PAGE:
RX3, Ireland’s first ever conference on recycling industries and initiatives, was held in Dublin recently. Politico went along to hear the key-note speaker,the founder and CEO of Terracycle and America’s foremost eco-capitalist Tom Szaky, talk about his revolutionary concept: recycling as big business. By Edward O’Hare.
It all started with worm excrement. Eight years ago Tom Szaky the head of Terracycle, the fastest-growing and most lucrative green industry in the world, was just another guy trying to nurture a couple of cannabis plants in his basement. When Szaky left home he put his precious plants in the care of a few friends.
(Picture: Tom Szaky)
At first frustrated at the plant’s poor health, Szaky’s friends suddenly stumbled upon the solution: worm excrement. This humble material proved an incredibly rich fertilizer and before long Szaky was back with his friends raiding canteens for waste food for the worms to eat. Within six months Terracycle became a legitimate business and was all ready to enter the market place when it hit a snag.
Looking for environmentally-friendly packaging to go with their organic fertilizer, Szaky and his friends were dismayed to find that recycled plastic bottles were more expensive than new ones, something that would make their product too costly. Then Szaky had a brainwave. It occurred to him that millions of plastic bottles which he could use immediately were being dumped into landfills across America. The stratagem he came up with was to open depots in community centres for people to leave their unwanted packaging. Each of these centres, schools, universities, churches, then named a charity to which Terracycle made a donation. In no time Walmart offered Terracycle a contract and its organic fertilizer was on the shelves of supermarkets in every city in America.
From here Terracycle could only expand. Szaky had struck upon the unimaginable potential of material which had previously been given only a negative fiscal value. A huge percentage of the packaging going into landfills is made of simple polymers, plastics which can easily be converted into different forms. Soon Terracycle was turning millions of juice pouches into schoolbags, plastic furniture, bin-bags and other household products.
It didn’t take long before Kraft, Kellogs and other mega-brands hired Terracycle to do away with the perception that they were callous polluters, prepared to destroy the planet to make gross profits. At the simplest level, what Szaky and his buddies managed to do was make recycling cool.
Now, as the keynote speaker at RX3 (Rethink, Recycle, Remake), Ireland’s first ever international conference on recycling initiatives, Szaky outlines his vision for how the green economy needs to develop. What’s needed, he believes, is to look again at the question ‘what is garbage’ and re-evaluate the whole concept of consumption. The reason his company has prospered so phenomenally is that it takes the view that landfills are just poorly managed warehouses which, when their components are properly sorted, can be seen as possessing tremendous value. Once this is done an outlet can be found for every waste stream the sorting process produces.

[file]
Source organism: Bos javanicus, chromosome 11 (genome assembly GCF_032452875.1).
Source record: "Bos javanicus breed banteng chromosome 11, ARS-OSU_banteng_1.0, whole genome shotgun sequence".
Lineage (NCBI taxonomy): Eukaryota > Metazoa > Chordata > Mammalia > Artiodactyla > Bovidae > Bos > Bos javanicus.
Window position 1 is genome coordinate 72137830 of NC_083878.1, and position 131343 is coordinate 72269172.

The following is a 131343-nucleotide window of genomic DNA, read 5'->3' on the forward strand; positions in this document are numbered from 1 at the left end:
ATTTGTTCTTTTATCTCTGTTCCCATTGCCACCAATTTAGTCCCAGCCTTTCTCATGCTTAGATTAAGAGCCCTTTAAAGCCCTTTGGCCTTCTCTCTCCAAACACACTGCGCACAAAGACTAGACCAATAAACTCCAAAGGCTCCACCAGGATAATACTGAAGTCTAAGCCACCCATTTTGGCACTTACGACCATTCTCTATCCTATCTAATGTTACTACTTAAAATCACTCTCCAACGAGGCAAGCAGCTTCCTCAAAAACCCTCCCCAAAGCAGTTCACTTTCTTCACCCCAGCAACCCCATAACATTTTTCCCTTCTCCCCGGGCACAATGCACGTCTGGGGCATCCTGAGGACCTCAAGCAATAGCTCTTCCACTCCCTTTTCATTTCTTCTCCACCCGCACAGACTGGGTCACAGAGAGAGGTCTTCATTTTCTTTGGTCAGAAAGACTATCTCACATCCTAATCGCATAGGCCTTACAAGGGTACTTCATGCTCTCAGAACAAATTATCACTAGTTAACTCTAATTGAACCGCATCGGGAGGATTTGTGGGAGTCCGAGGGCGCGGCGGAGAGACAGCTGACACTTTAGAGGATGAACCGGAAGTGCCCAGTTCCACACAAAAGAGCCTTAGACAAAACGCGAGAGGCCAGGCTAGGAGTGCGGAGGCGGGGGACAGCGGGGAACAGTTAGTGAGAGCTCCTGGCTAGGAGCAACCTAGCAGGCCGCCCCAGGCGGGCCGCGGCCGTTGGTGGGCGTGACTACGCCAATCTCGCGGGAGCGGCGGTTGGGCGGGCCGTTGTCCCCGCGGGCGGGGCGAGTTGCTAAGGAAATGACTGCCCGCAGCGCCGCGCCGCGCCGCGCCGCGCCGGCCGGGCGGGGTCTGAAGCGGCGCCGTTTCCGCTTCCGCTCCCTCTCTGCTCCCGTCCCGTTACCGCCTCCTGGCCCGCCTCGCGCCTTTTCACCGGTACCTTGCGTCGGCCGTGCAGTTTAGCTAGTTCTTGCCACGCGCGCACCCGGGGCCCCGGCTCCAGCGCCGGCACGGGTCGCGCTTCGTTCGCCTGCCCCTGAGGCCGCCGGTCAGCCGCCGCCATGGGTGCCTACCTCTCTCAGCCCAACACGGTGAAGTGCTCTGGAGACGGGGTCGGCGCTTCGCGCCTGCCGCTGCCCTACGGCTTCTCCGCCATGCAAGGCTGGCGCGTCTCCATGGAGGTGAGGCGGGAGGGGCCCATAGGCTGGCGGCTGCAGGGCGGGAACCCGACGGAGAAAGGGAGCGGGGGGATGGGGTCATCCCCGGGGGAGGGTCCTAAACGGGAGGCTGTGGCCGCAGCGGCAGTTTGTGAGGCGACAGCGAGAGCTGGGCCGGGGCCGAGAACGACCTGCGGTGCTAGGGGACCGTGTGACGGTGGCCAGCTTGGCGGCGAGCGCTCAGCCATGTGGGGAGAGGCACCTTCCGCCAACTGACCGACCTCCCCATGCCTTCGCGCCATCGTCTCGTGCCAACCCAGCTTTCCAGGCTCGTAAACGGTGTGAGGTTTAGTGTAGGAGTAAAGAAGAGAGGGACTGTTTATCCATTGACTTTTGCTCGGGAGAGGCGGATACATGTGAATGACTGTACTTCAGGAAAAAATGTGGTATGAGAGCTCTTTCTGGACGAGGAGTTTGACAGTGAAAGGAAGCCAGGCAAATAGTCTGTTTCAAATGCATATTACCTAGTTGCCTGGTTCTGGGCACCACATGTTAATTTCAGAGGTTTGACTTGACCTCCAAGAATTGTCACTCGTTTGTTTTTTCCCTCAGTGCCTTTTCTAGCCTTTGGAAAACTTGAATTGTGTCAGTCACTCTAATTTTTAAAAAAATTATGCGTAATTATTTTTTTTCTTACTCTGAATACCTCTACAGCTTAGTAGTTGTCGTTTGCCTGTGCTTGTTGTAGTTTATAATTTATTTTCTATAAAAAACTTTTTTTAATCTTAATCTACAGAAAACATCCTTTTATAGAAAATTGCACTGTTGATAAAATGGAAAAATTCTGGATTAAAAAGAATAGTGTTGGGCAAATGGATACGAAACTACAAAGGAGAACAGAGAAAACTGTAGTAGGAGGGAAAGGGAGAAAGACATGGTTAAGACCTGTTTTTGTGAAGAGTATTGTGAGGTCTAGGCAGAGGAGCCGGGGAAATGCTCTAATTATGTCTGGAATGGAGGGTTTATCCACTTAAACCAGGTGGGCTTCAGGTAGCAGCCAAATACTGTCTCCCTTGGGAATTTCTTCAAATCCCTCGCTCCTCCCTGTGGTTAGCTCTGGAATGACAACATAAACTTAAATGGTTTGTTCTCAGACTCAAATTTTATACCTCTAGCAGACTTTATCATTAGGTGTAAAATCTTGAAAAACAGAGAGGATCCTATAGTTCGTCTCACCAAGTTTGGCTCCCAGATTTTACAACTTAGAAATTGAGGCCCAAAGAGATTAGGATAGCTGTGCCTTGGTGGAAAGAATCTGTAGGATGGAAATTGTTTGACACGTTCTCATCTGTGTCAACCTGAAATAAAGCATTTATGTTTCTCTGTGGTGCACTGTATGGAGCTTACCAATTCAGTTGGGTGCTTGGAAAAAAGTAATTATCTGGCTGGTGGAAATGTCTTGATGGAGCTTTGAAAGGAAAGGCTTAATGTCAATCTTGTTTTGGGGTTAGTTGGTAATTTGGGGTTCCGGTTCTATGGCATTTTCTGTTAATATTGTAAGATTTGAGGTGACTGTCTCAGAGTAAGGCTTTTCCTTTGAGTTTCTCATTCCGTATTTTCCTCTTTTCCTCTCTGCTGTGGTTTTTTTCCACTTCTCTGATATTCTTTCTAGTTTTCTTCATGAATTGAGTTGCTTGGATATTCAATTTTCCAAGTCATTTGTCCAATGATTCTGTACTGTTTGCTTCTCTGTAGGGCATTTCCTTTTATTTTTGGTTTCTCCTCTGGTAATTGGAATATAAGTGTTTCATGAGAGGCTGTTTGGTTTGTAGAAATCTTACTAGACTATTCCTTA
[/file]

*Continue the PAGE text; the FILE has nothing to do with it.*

Terracycle, which makes 1,500 products out of waste and is starting operations in a new country every month (it shall open it‘s first collection centre in Ireland later this month), is proof that by changing the public and private perception of waste, and creating a demand for it, employment can be generated and the enormous garbage problem can be eliminated.
Dishevelled, dressed in a crumpled hoody but with a energetic glitter in his eye, the 28 year-old billionaire Szaky talks about recycling for nearly an hour without notes and with the irrepressible enthusiasm of someone who has mastered a tricky computer game and can barely contain their excitement. “There is a huge will on the part of people to good” he maintains.
His words confirm the view of Pat Macken, the head of the Environment International and Sustainable Development Unit in the Department of the Environment. What’s required, he holds, is a mechanism to encourage upscaling, taking recyclable waste and not just turning it back into raw materials but making it into high quality products which can compete with market rivals. Ireland has gone from recycling 15% of packaging waste in 1998 to 65% in 2009. What is necessary now is a programme for establishing businesses that make the full use of this resource.
Exhibiting at the RX3 conference are several Irish companies already doing this, including manufacturers of curb stones, decking, slates and piping, all made from upscaled plastic.
Most impressive is Bioplastech which reclaims new products from plastics, including a fuel, using technology invented by it’s founder, Dr. Kevin O’Connor. “It’s all about getting the maximum out of what you have,” says Dr. O’Connor. It has taken him ten years to get his company up and running but he quotes the scientist Howard Aitken’s comment that a true innovator should never be afraid of people stealing their ideas because “if it’s original you will have to cram it down their throats.”
Ultimately what all the contributors at the RX3 conference agree on is that Ireland’s government and commercial sector must look away from the short-term costs of being green to the long-term ones.
If they don’t all of us will pay the price.